Suffrage was not suddenly “given” to women
The struggle for women to re-gain or obtain the “right” to vote lasted decades. It was not a generous, thoughtful gift delivered willingly. Thousands upon thousands of women and men battled for the cause.
The Name Game
In addition to working for national suffrage groups, women from New York State also created their own suffrage organizations at the state or regional level. By 1915, so many organizations had headquarters on or near Fifth Avenue in New York City that writer Marie Jenney Howe called it a “Suffrage Hive.”
Mrs. Howe recalled a prominent male magazine reporter telephoning her for an explanation of suffrage groups in the city. “Would you mind telling me the name of the suffrage organization?" he asked.
"Which one?" replied Mrs. Howe.
"Oh, is there more than one? Well then, the most important.”
Mrs. Howe explained that the National American was the oldest.
"The National? Oh, yes. That is the one of which Inez Milholland is president?"
"No, the National's president is Anna Shaw.”
“Oh, yes. Miss Shaw, the actress.”
“No, the actress is Mary Shaw,” snapped Mrs. Howe. “The National's president is Rev. Anna Shaw."
"Oh, yes, I know now. Her headquarters are in Washington."
"No, her headquarters are in New York."
"Oh. I thought the New York headquarters belonged to Mrs. Belmont.”
"Mrs. Belmont's association's headquarters are in New York, too."
"Both?” responded the confused man. “Are there two?"
At this question, Mrs. Howe’s patience gave way.
"See here, young man," she shouted, "Do you think you know enough to write an article on suffrage?"
"No, certainly not. That is why I called you on the telephone."
Mrs. Howe gave him a list of several New York suffrage headquarters and hung up the receiver. After she recovered from the heated conversation, she felt a measly ounce of pity for the magazine man; perhaps he was not completely dim-witted. Upon reviewing her list of suffrage organizations, there did appear to be some basis for confusion.
At 303 Fifth Avenue was the Empire State Campaign Committee of NAWSA, chaired by Mrs. Catt, who was also president of the Woman Suffrage Alliance. The same building housed the headquarters of the New York State Woman Suffrage Association, led by Gertrude Foster Brown. Other NYC headquarters included: Woman Suffrage Party at 48 East 34th Street, led by Mary Garrett Hay; Women’s Political Union at 25 West 45th Street, president Harriot Stanton Blatch; New York headquarters of the Congressional Union at 15 East 41st Street, headed by Alva Belmont; and, Men's League for Woman Suffrage at 11 Broadway, headed by banker James Lees Laidlaw.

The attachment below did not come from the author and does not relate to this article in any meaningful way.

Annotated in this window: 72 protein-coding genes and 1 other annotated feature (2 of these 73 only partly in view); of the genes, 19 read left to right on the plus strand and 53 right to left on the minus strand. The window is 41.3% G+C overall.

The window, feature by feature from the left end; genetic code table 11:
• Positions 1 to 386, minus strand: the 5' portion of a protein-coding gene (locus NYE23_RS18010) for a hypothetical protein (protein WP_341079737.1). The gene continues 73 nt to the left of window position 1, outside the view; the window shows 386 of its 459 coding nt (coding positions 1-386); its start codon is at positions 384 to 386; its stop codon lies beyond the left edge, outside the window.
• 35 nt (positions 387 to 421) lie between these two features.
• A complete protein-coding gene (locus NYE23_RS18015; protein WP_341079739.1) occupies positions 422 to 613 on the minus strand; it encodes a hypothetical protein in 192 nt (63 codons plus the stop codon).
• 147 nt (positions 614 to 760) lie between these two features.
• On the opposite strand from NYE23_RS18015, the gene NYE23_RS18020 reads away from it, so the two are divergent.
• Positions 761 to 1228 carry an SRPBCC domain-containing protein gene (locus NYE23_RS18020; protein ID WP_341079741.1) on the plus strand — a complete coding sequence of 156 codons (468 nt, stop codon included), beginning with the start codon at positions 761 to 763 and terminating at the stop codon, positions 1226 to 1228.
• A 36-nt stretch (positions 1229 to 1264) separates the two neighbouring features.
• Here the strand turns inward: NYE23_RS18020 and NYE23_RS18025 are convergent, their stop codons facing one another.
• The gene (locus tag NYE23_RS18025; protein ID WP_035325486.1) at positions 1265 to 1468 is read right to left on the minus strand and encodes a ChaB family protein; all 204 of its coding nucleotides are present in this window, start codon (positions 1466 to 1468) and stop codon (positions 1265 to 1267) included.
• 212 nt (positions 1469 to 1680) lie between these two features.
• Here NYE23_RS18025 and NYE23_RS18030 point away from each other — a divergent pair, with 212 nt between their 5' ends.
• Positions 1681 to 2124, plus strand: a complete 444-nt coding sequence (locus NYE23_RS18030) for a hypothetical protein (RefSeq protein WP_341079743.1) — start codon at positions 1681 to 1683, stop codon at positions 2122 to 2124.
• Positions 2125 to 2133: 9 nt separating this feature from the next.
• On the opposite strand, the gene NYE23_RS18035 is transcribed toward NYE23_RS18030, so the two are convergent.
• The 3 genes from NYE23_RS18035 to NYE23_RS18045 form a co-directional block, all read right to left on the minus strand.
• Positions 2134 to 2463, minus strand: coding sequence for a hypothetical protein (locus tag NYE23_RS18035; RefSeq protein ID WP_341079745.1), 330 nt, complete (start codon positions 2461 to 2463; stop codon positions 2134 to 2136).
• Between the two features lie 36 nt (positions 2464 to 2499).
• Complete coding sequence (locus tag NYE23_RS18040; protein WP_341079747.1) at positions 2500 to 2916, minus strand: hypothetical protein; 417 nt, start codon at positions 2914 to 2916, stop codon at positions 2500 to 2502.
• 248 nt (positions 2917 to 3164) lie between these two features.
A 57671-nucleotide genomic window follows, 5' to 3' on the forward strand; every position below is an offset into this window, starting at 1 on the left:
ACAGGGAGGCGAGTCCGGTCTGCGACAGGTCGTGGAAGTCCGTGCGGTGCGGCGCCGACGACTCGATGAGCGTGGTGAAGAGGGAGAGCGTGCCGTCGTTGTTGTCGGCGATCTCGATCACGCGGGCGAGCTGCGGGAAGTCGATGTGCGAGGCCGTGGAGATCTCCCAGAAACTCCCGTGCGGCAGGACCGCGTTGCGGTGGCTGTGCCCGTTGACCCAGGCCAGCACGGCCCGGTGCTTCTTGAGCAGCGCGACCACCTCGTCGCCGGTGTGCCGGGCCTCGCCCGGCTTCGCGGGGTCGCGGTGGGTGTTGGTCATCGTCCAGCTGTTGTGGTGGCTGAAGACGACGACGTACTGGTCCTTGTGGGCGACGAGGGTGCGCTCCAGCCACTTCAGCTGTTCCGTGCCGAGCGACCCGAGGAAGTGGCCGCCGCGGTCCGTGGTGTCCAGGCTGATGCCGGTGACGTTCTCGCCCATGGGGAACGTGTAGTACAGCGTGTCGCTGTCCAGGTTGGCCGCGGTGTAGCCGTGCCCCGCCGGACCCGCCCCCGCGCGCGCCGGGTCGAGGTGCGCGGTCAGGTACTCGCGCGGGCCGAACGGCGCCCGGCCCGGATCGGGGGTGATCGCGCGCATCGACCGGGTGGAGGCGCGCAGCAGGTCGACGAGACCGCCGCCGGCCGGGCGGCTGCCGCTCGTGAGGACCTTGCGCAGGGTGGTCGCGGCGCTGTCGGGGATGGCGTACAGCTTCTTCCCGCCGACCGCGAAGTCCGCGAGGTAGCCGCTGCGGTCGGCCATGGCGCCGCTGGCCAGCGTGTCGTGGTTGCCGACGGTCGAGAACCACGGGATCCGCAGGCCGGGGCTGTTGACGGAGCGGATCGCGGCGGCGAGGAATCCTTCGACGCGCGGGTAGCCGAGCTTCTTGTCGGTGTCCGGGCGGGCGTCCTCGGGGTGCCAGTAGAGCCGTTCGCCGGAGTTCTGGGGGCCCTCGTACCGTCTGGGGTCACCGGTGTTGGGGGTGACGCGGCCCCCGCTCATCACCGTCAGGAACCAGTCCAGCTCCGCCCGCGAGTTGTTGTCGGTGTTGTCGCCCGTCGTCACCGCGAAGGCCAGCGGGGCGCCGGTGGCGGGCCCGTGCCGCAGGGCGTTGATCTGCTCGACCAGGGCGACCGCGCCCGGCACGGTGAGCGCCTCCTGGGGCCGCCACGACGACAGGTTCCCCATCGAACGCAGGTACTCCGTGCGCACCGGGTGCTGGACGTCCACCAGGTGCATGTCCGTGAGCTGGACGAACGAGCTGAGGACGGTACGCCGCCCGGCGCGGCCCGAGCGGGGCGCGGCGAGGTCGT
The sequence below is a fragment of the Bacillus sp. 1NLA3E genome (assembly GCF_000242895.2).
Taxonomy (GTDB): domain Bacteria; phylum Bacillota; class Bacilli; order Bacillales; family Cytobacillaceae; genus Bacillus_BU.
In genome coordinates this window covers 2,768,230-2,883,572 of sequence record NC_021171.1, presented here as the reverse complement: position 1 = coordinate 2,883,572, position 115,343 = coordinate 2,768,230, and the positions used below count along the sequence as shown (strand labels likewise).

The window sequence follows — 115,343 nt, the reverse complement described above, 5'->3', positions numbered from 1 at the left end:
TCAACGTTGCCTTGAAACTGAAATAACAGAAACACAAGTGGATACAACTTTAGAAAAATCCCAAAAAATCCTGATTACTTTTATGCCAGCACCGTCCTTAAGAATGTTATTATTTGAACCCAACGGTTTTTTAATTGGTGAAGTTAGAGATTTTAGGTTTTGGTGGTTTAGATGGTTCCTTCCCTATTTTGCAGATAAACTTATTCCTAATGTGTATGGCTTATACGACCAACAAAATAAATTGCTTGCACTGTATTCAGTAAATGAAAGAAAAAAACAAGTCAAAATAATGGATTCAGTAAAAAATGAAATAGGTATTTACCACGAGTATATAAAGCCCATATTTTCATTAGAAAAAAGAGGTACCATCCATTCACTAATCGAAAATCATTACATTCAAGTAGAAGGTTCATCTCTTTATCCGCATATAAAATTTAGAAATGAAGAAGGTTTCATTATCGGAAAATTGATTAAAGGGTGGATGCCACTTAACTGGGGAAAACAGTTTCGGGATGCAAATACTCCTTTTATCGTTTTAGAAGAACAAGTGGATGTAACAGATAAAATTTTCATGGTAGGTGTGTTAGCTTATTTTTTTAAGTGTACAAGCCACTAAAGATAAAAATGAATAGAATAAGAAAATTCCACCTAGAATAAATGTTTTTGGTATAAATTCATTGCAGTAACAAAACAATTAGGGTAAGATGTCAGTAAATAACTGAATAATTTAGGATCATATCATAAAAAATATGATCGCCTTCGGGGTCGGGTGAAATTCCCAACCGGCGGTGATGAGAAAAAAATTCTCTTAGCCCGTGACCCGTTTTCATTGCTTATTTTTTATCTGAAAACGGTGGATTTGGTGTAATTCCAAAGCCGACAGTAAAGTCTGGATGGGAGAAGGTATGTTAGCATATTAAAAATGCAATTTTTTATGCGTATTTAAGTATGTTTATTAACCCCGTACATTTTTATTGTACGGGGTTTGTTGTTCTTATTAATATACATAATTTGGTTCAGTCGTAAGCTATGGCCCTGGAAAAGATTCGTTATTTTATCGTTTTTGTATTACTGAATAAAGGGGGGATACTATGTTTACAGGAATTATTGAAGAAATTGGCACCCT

There was also the Equal Franchise Society, Political Equality Association, Collegiate League, and so many other groups and clubs. No wonder the young magazine reporter was so befuddled. How could anyone make sense of the jumble of names and addresses?
“If you only knew the unnecessary letters we have to write,” said Mrs. Howe, “and the postage stamps we have to waste, just because the general public gets our headquarters mixed!”
Several gentlemen had suggested that all suffragists join together in one organization. “It would be so much easier to remember,” asserted the men.
But why should the women do so? To save a few stamps? To unburden men’s memories and protect them from exertion? Marie Jenney Howe believed the tremendous gain in activity and energy outweighed any losses to men’s understanding.
The suffrage groups agreed on the overall goal: votes for women.
On the surface, the organizations seemed to be facsimiles---all focused on woman suffrage---however, each group had its own innate attraction for a different group of women (and men). Whether it be geographic proximity, religion, race, philosophy, or occupation that brought the group together, the comradery generated enthusiastic participation. Suffragists encompassed a wide swath of society and employed a variety of strategies.
Was there some duplication of effort? Sure. Confusion? Sure.
Results? On November 6, 1917, New York State approved woman suffrage.